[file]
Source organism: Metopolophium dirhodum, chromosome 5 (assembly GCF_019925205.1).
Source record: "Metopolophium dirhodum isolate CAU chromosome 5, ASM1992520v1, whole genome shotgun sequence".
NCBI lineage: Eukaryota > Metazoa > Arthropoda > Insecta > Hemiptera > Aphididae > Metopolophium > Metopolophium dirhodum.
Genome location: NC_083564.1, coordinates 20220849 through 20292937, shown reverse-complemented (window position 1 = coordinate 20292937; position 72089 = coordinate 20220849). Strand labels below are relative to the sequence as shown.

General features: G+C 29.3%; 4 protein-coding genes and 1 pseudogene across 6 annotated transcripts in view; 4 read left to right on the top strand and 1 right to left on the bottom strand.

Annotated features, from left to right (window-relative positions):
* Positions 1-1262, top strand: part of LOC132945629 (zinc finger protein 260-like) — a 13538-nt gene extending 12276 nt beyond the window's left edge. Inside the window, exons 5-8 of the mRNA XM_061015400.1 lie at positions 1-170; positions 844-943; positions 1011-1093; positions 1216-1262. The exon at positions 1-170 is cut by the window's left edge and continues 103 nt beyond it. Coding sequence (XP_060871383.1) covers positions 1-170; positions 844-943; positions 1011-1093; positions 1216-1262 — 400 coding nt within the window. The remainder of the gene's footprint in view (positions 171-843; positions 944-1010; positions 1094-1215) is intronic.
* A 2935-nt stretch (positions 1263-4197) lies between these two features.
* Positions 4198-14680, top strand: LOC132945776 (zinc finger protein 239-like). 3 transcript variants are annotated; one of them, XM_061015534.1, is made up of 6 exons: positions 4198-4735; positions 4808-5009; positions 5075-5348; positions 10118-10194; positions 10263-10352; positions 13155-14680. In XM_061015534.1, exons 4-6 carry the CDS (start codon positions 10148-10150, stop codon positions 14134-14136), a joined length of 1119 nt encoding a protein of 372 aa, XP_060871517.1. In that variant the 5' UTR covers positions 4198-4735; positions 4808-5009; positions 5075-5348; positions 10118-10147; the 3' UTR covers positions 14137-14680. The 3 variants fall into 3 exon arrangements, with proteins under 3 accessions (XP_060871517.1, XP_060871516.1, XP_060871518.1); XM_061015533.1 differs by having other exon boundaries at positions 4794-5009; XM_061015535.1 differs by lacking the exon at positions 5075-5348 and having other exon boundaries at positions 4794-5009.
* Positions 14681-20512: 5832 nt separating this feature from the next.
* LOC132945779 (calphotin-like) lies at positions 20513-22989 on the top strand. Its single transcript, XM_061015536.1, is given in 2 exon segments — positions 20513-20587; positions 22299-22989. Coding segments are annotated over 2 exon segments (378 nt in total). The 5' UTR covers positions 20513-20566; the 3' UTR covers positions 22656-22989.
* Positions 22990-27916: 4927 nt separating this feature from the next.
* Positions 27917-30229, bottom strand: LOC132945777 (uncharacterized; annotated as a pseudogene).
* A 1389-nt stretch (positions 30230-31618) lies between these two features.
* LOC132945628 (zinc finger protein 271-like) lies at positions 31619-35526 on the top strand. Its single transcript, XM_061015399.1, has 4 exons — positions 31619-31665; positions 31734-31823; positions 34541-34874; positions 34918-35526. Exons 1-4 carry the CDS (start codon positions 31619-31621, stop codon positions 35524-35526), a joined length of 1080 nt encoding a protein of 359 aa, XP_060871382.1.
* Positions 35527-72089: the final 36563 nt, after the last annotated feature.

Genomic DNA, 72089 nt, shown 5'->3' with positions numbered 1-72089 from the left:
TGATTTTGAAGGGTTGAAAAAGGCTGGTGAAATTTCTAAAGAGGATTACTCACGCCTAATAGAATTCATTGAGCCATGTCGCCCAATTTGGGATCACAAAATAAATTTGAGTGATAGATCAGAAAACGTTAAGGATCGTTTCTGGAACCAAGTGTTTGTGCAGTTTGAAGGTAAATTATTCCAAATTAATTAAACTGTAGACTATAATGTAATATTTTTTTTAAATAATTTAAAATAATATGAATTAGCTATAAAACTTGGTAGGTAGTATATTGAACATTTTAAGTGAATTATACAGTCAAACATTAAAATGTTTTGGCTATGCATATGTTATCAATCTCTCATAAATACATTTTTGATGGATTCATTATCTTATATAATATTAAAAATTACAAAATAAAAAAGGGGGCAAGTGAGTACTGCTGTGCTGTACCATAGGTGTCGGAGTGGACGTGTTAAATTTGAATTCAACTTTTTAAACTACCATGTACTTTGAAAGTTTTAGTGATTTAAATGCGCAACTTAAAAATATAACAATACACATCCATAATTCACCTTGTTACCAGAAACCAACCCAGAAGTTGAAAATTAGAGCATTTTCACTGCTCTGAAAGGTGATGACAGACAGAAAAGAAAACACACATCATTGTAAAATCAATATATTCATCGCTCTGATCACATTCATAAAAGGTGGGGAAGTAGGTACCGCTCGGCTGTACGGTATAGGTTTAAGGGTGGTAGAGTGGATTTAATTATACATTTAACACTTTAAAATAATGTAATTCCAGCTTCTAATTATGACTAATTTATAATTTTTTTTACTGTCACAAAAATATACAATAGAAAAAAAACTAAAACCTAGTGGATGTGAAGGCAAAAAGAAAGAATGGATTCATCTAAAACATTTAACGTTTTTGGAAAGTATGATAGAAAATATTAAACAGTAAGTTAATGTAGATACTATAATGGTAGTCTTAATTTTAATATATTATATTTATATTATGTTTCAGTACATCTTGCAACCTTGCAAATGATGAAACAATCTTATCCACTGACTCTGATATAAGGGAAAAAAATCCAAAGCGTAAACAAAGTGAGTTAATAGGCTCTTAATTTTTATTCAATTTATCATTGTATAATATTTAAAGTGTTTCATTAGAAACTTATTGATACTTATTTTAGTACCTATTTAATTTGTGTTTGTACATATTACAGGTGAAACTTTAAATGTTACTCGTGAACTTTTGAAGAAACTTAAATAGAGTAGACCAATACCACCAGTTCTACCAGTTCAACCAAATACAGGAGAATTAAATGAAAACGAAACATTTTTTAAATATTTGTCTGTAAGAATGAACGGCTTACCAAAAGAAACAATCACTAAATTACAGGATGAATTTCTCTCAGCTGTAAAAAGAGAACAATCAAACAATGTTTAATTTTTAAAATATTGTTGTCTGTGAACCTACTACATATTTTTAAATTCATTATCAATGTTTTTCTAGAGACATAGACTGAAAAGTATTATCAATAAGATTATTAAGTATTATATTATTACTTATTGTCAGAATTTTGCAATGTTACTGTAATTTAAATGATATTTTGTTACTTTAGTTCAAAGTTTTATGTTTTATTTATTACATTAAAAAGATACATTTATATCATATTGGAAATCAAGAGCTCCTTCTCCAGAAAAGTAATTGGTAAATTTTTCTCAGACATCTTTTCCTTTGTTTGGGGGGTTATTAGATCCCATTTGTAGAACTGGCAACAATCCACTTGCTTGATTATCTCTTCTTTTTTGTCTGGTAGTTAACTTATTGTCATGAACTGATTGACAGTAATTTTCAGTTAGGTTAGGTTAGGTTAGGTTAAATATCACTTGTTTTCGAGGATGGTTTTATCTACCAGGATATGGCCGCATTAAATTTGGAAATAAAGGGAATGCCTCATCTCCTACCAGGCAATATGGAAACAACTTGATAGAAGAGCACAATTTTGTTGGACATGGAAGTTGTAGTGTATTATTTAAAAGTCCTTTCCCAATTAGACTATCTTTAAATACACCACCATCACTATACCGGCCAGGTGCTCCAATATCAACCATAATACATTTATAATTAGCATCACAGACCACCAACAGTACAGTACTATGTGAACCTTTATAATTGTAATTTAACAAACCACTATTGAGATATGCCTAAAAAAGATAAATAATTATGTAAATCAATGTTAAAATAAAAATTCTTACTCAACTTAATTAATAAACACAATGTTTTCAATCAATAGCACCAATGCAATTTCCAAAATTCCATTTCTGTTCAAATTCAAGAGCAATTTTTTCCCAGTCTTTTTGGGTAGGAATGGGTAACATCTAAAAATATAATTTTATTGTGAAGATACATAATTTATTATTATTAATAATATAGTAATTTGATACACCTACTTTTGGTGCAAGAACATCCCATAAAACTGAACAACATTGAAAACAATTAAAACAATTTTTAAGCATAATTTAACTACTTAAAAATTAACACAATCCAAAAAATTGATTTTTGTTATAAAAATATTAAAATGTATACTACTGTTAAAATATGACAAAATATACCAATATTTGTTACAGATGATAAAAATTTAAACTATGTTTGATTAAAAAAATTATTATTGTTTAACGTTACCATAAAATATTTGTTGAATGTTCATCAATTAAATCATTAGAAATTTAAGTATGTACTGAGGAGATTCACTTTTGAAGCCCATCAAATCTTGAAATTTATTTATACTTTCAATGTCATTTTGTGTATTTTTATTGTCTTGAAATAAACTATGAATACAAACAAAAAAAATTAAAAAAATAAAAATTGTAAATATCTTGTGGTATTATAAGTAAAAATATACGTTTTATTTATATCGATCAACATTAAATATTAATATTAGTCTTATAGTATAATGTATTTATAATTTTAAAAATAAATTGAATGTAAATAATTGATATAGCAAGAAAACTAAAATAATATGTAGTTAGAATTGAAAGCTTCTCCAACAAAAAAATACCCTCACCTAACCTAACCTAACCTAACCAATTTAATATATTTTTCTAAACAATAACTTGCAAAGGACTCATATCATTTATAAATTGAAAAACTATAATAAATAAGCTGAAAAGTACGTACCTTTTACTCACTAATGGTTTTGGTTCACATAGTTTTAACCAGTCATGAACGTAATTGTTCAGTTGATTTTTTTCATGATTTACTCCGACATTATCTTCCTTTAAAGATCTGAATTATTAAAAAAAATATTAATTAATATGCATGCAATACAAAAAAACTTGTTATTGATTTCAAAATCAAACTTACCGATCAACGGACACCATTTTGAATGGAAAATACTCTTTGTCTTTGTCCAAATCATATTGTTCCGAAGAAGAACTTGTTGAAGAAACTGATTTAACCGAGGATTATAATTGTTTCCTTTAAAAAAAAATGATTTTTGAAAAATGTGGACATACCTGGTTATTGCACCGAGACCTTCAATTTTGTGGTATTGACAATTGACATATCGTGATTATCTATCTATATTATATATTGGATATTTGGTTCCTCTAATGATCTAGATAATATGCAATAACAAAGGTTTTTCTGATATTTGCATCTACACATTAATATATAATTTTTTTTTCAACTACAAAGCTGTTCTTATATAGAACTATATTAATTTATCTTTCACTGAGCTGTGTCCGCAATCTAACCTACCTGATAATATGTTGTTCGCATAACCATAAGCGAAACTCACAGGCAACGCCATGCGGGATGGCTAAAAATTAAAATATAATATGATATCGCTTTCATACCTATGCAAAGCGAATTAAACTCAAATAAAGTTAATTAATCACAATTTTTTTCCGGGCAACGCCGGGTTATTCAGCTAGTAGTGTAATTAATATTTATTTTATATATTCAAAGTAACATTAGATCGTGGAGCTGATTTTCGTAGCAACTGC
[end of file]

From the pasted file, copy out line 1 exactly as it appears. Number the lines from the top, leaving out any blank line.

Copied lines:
Source organism: Metopolophium dirhodum, chromosome 5 (assembly GCF_019925205.1).